Summary: An exposition of Titus 1:5

How a church is to be organized

Titus 1

Scripture reading: Hebrews 13

For the last month, at his school, my son has been learning about how Canada is organized and run. In the world there are 6 different systems of government: anarchy, monarchy’s, republics, dictatorships, democracies, and constitutional monarchy’s.

In Canada the system of government that we employ is a constitutional monarchy. This means that we have a Monarch (Queen Elizabeth) as our symbolic head of state. The queen, however, does not dictate how Canada runs. Instead, we elect people to represent us and make decisions and laws on our behalf.

Our church, and every church has a system of government. The reason is because our God is a God of order and His command to us is to do everything in an orderly manner (1 Corinthians 14:40). In regards to the system of government that is to be in church, God has not left us to our own devices. The Scriptures clearly reveal for us how a church is be organized.


1. Many people have asked me is Sue and I own the church.

2. Some confusion exists regarding how decisions are made and how we are funded

Sue and I do not own the church.

The church is a registered charity, it’s legal name being: Islington Baptist Church. Islington Baptist Church is held in trust by the Trustees that the members of Islington Baptist have elected. The Trustees do not own the church either. By direction only, the Trustees carry out various legal activities on behalf of the church. For example, by the direction of the Members the Trustees sold the house next door on behalf of Islington Baptist Church. If the church were ever to close due, the assets of the church would not go to the members or the Trustees. By law the assets of the church would have to be distributed to another charity of like kind i.e the money would be given to another local Baptist Church in the area.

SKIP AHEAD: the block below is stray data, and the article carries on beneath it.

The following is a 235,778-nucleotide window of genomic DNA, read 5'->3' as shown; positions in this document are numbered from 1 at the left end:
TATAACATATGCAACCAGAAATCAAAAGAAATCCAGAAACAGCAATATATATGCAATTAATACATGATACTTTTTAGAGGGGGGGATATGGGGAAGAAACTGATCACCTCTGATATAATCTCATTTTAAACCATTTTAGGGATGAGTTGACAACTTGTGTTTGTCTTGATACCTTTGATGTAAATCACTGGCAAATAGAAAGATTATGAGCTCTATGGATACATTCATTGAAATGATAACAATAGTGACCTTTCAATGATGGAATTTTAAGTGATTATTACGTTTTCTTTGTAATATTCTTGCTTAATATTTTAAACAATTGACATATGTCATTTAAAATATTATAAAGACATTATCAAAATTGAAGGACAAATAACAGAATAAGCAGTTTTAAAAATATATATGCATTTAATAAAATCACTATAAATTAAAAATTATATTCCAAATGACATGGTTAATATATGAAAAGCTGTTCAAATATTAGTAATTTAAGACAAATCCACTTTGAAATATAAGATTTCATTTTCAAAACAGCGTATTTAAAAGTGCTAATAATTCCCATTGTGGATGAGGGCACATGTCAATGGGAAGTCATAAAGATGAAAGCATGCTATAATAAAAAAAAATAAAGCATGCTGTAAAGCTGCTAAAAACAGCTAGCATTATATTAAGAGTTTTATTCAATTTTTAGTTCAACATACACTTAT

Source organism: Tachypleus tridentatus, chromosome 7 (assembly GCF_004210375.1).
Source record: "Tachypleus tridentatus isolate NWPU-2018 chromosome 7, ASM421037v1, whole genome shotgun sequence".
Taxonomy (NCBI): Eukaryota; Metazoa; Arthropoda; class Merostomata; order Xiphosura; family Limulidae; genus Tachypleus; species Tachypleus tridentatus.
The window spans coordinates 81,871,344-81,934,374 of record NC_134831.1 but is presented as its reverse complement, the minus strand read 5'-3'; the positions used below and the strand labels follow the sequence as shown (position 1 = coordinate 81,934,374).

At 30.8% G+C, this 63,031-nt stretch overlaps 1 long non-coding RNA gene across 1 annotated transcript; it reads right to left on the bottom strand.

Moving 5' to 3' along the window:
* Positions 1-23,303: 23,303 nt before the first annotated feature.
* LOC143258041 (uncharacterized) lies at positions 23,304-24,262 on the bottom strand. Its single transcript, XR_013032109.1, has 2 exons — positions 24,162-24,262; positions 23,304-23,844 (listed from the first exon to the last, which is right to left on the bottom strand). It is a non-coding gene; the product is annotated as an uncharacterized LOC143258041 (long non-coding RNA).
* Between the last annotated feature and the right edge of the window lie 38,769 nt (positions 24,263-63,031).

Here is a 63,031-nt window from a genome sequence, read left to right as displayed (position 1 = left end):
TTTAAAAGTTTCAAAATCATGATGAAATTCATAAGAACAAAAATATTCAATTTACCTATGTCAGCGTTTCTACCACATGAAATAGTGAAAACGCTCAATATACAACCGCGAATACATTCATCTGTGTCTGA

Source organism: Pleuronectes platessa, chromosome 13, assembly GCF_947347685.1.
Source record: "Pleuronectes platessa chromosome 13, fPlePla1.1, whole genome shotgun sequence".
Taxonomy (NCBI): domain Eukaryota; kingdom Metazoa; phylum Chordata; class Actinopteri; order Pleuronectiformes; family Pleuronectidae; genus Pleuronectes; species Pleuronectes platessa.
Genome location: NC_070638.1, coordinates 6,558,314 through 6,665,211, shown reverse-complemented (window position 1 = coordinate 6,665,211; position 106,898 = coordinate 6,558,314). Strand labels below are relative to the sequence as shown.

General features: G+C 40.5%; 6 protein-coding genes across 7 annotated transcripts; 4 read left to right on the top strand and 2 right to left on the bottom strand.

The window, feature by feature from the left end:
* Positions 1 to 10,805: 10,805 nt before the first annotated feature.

How are decisions made at Islington?

As far as decision making goes here at the church the decision making process is shared between me, as your Pastor and the members of the church.

On a day-to-day basis I make all sorts of decisions—sometimes independently, most often in consultation. The reason I make all sorts of decisions is because, while I am legally an employee of the church, when you called me to serve here, you called me – according to the Scriptures-- to be your leader.

While I make a fair number of decisions on my own that does not mean that I am not accountable. Accountability is very important to me. Our Constitution ensures this, as it requires that periodic members meetings take place. At these members meetings what happens at the church is reviewed. In addition to this future initiatives and projects are discussed, prayed, and voted on. At these meetings I have one vote on whatever issue is at hand, just as any other person does.

No matter who you are, if you have ministry idea that fits with our purpose of Telling others about Jesus, Learning more about God and how to follow Him, Worshipping the Lord, or Serving each other and our community, your input is welcome.

How is Islington Baptist funded?

Primarily, by you and me.

When I was a child my parents taught me what the Bible calls tithing. Tithing involves giving 10% of what you earn or receive by gift, inheritance, etc towards to the work of the Lord. When done with a right and willing heart it is a way of worshipping God. The practice of tithing is what kept the Temple of the Lord and priests and Levitical staff maintained. When the people the unfaithful the Temple of the Lord fell into disrepair and the Levites and priests abandoned their posts.

I firmly believe that tithing is for today. To give 10% of what crosses our palms ought not to be considered a burden by us. To give this small amount to the work of the Gospel is the least we can do for the greatest venture that there is on earth: telling others about Jesus and then helping those who are followers of Jesus live faithfully. For more info read Malachi 3:6-12.


Before reading note

1. Written by Paul to Titus (a close associate of Paul’s in the work of church planting). As you will notice in a moment: Paul had a job for Titus to do. Titus’ job was to identify and then ordain elders in every church on the island of Crete.

2. The church situation that Paul was writing to reflected churches that seem to be i. smaller in size and 2. relatively new.

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